As always I hold no responsibility to any damage done to your vehicle or injury incurred from attempting this as this is only a guideline on how to install new anti-sway bars. I would rank this a 1 out of 5 on difficulty with 5 being most difficult like building an engine.
With that said you will need to decide on what replacement sway bars you want to go with. I recommend adjustable bars to help fine tune your suspension. I chose Eibach adjustable anti-sway bars due to their history, the fact I had a set on my BMW 540i M that and I loved the difference they made, the fact the color matches my car well and I was able to purchase them through one of my sponsors at a good price.
Next get the needed tools together. Besides a floor jack and 4 jack stands (or a lift more preferably), you will need the following: torque wrench, 3/8" pull bar, 3/8" short extension, 3/8" ratchet (preferably air ratchet), 17mm wrench, 17mm socket and 14mm socket.
First thing you will need to do is jack your vehicle up as high as possible and install jack stands at each of the jack points in front of the rear wheels and behind the front wheels. I found that I had to jack the front up first and install the front 2 stands some of the way up then go to the rear and use the differential as the lowest jacking point in order to get the rear as high as possible, then return to the front and jack it up the rest of the way until the jack was fully extended and move the adjustable jack stands up the rest of the way. Double check to make sure all 4 stands are the exact same height left and right as well as being level front and rear.
Once the car is in the air, get under the front and loosen up the four 14m bolts holding the U-brackets that contain the bushings that hold the sway bar up. You will need the 3/8" breaker bar with short 3/8' extension and 14mm socket for this.
Once loosened, you can then move to the ends of the front sway bar and loosen the tie rod end links. You will need the breaker bar again, but without the extension. Switch over to the 17mm socket and break the nut loose. You may have to lay down and put your food on the bar for leverage and press against it as these nuts a pretty tight from the factory.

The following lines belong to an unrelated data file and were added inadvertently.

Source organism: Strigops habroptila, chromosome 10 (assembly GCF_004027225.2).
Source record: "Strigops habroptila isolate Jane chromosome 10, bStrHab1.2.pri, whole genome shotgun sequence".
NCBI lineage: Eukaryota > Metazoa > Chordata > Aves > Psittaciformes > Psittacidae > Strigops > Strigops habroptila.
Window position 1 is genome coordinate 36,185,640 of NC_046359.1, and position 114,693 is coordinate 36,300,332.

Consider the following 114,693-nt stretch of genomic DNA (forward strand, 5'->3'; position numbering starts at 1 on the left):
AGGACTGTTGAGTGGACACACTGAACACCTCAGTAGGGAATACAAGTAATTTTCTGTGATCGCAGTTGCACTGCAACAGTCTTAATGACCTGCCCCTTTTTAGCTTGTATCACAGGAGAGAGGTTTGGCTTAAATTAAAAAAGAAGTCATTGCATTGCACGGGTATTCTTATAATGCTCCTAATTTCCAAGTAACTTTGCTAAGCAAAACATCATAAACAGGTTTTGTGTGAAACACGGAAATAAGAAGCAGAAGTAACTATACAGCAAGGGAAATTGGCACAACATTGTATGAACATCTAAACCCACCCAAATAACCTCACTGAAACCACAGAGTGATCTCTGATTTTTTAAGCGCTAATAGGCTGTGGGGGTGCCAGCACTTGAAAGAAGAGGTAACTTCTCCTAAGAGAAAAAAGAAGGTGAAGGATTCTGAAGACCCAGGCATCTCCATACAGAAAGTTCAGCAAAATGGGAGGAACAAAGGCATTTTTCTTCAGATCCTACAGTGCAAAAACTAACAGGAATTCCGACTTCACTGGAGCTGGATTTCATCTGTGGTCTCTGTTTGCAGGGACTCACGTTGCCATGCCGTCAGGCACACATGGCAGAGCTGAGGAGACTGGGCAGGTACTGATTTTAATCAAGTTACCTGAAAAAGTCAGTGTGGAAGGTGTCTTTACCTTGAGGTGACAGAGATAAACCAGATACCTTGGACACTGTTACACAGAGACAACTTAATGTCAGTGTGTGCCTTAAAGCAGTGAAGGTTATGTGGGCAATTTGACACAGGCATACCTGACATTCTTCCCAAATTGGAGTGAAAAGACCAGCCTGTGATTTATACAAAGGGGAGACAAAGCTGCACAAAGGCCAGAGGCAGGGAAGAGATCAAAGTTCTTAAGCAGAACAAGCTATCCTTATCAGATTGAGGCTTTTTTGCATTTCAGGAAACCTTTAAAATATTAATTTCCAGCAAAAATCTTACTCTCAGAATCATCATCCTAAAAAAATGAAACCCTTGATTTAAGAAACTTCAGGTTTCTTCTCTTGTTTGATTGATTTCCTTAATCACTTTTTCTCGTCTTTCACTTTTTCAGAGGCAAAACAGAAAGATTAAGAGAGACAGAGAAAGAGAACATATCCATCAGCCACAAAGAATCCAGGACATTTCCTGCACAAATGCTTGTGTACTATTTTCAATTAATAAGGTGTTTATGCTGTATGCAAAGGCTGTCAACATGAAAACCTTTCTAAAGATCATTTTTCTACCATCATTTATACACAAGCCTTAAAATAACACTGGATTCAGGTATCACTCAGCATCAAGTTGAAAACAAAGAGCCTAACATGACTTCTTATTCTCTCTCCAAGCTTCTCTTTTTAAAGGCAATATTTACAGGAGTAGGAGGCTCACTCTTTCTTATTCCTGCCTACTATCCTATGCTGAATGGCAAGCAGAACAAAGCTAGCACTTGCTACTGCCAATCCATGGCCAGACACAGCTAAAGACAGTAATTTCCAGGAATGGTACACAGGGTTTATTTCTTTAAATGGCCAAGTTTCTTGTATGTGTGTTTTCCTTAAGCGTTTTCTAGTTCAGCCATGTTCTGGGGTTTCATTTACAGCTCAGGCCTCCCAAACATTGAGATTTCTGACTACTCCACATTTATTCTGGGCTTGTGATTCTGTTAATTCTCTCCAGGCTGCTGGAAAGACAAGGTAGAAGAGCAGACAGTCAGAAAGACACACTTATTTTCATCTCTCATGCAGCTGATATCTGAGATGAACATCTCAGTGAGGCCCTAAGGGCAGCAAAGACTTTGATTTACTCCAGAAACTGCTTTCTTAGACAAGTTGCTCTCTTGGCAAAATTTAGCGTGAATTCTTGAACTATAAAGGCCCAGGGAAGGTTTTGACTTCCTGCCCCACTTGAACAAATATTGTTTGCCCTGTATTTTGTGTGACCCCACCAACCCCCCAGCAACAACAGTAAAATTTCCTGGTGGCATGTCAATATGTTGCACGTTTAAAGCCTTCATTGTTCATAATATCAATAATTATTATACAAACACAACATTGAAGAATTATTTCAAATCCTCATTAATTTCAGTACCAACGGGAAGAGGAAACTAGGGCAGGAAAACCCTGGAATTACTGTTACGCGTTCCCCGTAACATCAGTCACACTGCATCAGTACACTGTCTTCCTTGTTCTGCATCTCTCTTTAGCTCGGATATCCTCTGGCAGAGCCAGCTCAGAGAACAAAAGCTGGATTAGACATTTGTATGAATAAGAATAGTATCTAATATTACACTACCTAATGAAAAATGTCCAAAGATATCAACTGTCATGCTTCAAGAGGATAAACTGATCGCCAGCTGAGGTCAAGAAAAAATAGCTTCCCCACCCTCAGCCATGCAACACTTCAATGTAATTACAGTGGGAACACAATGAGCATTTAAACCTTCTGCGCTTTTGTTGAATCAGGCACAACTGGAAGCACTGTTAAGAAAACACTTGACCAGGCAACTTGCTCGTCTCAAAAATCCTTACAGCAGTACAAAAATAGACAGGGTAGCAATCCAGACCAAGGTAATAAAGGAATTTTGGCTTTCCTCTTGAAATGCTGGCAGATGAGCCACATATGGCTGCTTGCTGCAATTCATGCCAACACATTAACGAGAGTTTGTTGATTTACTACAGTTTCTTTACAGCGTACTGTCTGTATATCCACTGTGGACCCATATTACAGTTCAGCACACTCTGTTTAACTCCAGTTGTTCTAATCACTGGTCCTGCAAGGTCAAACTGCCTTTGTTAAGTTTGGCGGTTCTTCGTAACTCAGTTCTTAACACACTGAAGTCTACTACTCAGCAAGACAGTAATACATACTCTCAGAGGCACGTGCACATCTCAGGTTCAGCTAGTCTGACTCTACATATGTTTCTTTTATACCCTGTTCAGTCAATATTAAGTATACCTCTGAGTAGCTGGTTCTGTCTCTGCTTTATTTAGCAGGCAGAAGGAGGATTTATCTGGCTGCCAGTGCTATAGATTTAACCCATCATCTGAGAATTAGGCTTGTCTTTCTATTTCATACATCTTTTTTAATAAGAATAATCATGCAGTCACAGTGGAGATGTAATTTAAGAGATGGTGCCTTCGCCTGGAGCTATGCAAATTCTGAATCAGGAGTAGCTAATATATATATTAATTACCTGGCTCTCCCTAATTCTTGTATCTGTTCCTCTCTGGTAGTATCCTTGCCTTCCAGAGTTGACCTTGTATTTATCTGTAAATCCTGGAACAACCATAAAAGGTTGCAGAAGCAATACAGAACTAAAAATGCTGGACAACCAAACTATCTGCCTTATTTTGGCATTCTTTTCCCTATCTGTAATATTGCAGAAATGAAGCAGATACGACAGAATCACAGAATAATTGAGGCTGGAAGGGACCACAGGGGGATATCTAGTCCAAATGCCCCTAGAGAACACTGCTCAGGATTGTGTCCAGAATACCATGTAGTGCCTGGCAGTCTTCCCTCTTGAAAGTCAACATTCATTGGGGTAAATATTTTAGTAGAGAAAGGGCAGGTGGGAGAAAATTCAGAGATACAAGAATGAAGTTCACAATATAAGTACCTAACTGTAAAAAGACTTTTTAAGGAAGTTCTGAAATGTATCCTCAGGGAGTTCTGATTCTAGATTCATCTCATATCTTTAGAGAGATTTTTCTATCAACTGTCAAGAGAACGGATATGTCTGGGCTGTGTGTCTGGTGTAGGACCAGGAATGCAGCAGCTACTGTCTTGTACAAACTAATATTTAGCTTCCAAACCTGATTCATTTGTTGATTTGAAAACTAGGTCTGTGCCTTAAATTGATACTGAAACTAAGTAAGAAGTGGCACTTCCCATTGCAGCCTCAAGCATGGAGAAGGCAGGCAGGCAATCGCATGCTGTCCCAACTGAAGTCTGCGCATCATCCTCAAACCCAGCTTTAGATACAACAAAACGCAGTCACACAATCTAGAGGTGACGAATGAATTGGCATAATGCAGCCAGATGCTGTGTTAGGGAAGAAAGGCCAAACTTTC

Once broken loose you will need take your 17mm wrench and putt it on the other side of the tie rod end link so that it does not spin as you remove the nut. After both nuts are removed wiggle the end links out of the swat bar and out of the way not to damage the threads.
Now finish taking out the four 14mm bolts out of the 2 U-brackets holding up the sway bar using your ratchet, extension and 14mm socket being careful not to let It drop on your head as you near the end of the bolts coming out and set the sway bar aside once out. Remove the two U-brackets as you will need to reuse them on the new sway bar.
Now get out from under the vehicle and go over to your new replacement bar. You will first need to open the lubricant that came with the sway bar kit by cutting off the tip and squeezing it on to the tip of your finger. Then take your finger and run it along inside of the new bushing. Do the same with the 2nd bushing for the other side. If you are also doing a rear sway bar, go ahead and lube those 2 bushings at the same time and set them aside. You want to do this because the lube is very messy and very sticky.
Now you can install the bushings in the same location on the new sway bars as the old bushings are positioned on the old sway bars. Then pop the original clamps over the new bushings and you are ready to put the front sway bar back up.
Align the front sway bar in the same orientation that the original was in then go ahead and start the four 14mm bolts In the brackets by hand so not to cross thread them and that will allow for the sway bar to dangle there without effort or possible injury from falling. Now go to each end and install the tie rod end link bolts back through the holes of the new sway bar.